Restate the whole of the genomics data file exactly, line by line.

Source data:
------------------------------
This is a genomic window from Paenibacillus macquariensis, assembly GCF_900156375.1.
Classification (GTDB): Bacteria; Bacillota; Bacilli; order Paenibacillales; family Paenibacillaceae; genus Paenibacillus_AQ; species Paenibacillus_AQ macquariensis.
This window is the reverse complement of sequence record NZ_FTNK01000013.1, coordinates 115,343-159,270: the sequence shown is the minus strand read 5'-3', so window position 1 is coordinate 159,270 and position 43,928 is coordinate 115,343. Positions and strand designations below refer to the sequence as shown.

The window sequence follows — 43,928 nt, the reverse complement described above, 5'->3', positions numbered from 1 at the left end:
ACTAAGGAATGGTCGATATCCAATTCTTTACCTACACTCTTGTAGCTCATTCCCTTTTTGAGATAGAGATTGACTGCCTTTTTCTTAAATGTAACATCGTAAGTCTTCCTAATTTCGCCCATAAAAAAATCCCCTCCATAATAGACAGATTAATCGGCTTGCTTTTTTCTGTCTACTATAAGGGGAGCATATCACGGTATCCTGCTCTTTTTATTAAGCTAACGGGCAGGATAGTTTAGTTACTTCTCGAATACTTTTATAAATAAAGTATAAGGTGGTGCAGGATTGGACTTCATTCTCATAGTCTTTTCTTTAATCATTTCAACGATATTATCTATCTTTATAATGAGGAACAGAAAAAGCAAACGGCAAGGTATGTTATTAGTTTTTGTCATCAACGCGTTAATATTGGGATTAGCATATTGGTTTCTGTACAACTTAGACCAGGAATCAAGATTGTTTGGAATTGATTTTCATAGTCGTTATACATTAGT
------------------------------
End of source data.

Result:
This is a genomic window from Paenibacillus macquariensis, assembly GCF_900156375.1.
Classification (GTDB): Bacteria; Bacillota; Bacilli; order Paenibacillales; family Paenibacillaceae; genus Paenibacillus_AQ; species Paenibacillus_AQ macquariensis.
This window is the reverse complement of sequence record NZ_FTNK01000013.1, coordinates 115,343-159,270: the sequence shown is the minus strand read 5'-3', so window position 1 is coordinate 159,270 and position 43,928 is coordinate 115,343. Positions and strand designations below refer to the sequence as shown.

The window sequence follows — 43,928 nt, the reverse complement described above, 5'->3', positions numbered from 1 at the left end:
ACTAAGGAATGGTCGATATCCAATTCTTTACCTACACTCTTGTAGCTCATTCCCTTTTTGAGATAGAGATTGACTGCCTTTTTCTTAAATGTAACATCGTAAGTCTTCCTAATTTCGCCCATAAAAAAATCCCCTCCATAATAGACAGATTAATCGGCTTGCTTTTTTCTGTCTACTATAAGGGGAGCATATCACGGTATCCTGCTCTTTTTATTAAGCTAACGGGCAGGATAGTTTAGTTACTTCTCGAATACTTTTATAAATAAAGTATAAGGTGGTGCAGGATTGGACTTCATTCTCATAGTCTTTTCTTTAATCATTTCAACGATATTATCTATCTTTATAATGAGGAACAGAAAAAGCAAACGGCAAGGTATGTTATTAGTTTTTGTCATCAACGCGTTAATATTGGGATTAGCATATTGGTTTCTGTACAACTTAGACCAGGAATCAAGATTGTTTGGAATTGATTTTCATAGTCGTTATACATTAGT